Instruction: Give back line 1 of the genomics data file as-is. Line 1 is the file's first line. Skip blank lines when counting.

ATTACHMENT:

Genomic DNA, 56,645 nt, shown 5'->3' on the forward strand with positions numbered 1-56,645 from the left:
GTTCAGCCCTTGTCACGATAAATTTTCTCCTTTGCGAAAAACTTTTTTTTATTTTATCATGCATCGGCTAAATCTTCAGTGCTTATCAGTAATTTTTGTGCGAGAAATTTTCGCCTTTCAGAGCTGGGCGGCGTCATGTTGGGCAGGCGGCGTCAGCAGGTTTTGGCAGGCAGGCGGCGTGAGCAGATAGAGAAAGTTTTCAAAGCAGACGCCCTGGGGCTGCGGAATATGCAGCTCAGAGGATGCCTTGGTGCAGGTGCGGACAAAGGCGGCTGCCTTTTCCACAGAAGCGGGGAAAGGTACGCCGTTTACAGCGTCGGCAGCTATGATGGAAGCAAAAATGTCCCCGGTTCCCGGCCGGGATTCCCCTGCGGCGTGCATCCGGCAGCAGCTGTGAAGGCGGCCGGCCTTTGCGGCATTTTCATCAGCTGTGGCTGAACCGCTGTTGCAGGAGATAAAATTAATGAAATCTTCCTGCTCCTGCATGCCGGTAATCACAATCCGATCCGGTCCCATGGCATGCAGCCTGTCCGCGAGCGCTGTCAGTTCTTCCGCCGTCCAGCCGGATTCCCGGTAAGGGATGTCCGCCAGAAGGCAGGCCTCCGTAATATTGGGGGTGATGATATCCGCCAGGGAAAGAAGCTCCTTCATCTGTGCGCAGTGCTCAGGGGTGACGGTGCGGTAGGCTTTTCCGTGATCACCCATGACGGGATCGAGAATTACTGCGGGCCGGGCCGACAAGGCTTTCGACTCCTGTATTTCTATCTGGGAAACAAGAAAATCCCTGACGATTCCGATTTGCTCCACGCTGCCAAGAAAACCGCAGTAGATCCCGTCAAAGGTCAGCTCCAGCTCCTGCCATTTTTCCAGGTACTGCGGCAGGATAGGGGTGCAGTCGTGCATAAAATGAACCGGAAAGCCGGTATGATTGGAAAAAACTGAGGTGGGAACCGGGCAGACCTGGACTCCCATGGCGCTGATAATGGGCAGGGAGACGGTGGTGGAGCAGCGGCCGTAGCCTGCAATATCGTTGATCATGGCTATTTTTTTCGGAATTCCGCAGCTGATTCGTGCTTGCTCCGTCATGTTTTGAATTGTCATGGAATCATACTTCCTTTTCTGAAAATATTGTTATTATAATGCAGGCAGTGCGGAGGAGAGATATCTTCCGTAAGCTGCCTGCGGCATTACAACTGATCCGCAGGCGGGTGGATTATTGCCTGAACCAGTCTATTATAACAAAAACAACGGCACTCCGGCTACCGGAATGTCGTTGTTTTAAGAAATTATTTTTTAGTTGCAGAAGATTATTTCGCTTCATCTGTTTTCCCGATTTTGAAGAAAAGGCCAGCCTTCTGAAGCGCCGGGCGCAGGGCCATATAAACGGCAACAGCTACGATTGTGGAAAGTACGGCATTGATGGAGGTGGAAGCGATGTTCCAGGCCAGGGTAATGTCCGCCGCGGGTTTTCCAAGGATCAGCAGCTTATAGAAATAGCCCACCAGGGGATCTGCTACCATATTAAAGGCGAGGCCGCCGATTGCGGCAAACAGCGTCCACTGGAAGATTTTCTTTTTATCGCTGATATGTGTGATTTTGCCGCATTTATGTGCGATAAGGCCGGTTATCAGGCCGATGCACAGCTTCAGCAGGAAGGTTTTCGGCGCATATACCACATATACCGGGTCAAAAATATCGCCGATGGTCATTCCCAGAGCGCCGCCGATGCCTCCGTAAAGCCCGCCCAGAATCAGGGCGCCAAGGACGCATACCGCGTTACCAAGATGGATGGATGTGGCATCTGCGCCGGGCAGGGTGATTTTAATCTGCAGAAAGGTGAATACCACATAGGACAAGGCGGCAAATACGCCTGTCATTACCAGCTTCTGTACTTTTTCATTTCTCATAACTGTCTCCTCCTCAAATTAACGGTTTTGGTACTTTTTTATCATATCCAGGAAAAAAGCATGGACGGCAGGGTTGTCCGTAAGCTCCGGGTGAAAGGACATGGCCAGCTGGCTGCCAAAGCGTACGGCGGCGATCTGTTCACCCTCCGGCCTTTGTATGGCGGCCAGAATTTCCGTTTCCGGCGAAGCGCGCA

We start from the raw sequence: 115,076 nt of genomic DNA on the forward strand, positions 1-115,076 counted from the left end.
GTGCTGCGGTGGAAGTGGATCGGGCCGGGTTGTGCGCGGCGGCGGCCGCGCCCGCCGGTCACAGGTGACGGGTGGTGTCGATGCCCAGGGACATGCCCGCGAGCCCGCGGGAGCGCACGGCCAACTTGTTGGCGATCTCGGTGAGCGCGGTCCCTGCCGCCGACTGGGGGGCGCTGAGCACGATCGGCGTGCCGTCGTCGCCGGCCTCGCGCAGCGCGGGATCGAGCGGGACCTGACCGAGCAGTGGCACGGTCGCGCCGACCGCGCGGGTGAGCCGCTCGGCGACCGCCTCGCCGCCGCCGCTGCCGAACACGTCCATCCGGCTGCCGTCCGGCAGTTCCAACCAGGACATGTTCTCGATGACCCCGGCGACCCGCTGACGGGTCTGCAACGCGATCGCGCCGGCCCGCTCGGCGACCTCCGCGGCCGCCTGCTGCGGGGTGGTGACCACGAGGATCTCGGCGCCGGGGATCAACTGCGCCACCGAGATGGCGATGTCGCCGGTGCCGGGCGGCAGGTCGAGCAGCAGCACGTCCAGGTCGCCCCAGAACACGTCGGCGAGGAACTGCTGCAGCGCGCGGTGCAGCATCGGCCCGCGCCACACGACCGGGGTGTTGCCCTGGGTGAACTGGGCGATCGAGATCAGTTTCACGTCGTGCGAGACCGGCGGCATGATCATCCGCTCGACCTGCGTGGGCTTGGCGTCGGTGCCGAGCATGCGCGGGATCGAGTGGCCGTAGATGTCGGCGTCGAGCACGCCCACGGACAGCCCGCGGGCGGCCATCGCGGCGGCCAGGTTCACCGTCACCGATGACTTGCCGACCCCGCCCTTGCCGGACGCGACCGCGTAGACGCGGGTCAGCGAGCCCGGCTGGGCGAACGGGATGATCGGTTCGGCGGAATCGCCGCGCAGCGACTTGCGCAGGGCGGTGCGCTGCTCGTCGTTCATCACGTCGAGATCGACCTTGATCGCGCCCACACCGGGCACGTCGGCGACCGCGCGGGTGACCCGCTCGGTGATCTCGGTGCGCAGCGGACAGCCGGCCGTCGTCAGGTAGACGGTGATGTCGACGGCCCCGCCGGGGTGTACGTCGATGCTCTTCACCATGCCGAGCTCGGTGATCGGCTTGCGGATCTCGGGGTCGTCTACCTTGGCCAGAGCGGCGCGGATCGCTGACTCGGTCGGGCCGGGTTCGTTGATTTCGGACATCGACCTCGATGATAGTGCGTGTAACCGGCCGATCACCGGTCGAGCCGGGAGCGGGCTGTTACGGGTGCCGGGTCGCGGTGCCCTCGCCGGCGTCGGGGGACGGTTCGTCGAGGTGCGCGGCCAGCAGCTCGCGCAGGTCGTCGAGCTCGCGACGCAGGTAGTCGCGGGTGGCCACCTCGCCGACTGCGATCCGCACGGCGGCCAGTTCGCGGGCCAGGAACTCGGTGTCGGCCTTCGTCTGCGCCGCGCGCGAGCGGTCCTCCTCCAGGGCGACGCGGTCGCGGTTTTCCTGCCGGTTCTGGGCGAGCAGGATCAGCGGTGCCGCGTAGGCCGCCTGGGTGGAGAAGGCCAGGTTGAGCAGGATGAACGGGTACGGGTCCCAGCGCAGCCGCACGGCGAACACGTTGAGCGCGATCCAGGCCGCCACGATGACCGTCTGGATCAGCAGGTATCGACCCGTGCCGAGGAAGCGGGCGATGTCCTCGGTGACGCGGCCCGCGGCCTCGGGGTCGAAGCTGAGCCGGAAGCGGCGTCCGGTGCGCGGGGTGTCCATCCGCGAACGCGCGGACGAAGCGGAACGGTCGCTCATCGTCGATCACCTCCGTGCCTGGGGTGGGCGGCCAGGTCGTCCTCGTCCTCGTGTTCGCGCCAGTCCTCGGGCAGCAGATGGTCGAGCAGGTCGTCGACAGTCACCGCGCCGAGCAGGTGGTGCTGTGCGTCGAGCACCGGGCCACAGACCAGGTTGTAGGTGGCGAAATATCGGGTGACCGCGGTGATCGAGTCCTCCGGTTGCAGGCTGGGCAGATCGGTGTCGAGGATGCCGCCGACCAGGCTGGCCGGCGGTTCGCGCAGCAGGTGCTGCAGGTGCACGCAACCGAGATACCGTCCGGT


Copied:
Genomic DNA, 56,645 nt, shown 5'->3' on the forward strand with positions numbered 1-56,645 from the left: